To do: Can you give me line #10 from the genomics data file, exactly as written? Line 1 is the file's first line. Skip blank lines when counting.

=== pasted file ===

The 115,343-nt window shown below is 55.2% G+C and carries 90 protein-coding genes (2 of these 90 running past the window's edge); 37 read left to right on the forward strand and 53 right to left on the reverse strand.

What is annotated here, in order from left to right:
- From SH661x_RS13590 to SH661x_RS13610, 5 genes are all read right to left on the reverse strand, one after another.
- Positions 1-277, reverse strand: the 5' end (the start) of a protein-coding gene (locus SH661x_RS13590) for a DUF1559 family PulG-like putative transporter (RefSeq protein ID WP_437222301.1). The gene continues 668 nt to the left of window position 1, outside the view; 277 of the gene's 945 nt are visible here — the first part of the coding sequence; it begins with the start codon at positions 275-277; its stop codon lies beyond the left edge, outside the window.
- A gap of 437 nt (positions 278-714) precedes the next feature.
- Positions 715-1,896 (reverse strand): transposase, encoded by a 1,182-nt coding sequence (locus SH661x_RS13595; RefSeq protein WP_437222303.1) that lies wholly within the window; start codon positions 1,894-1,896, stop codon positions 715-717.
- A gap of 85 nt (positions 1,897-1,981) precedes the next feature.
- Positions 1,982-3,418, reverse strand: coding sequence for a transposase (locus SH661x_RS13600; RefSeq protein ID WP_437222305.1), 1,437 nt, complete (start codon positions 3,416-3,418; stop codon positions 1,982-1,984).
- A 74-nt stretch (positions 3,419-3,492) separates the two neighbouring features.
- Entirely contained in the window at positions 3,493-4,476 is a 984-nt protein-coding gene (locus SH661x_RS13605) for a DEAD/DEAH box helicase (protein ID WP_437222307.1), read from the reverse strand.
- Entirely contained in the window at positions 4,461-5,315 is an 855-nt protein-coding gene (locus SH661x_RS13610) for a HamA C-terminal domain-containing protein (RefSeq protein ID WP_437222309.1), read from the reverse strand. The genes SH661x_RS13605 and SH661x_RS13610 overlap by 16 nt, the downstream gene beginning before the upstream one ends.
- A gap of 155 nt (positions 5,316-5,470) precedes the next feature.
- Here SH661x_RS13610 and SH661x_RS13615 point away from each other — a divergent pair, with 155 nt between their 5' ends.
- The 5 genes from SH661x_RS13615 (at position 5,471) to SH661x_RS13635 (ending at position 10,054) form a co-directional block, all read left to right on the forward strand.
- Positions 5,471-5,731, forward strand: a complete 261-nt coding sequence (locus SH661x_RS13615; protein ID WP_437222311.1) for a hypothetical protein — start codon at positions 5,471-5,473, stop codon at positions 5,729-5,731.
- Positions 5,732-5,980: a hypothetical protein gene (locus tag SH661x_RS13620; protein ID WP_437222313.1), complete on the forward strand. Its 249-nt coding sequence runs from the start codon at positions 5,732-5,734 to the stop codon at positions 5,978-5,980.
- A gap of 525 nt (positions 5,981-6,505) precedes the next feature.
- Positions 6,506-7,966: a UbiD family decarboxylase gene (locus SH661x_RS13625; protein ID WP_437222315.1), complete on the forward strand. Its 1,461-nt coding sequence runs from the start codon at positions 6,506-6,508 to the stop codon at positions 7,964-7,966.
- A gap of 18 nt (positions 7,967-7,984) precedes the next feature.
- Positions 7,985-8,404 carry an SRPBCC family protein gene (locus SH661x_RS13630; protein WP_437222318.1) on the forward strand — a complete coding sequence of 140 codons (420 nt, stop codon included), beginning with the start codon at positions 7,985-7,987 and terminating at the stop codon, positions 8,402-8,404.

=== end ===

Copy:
- Entirely contained in the window at positions 3,493-4,476 is a 984-nt protein-coding gene (locus SH661x_RS13605) for a DEAD/DEAH box helicase (protein ID WP_437222307.1), read from the reverse strand.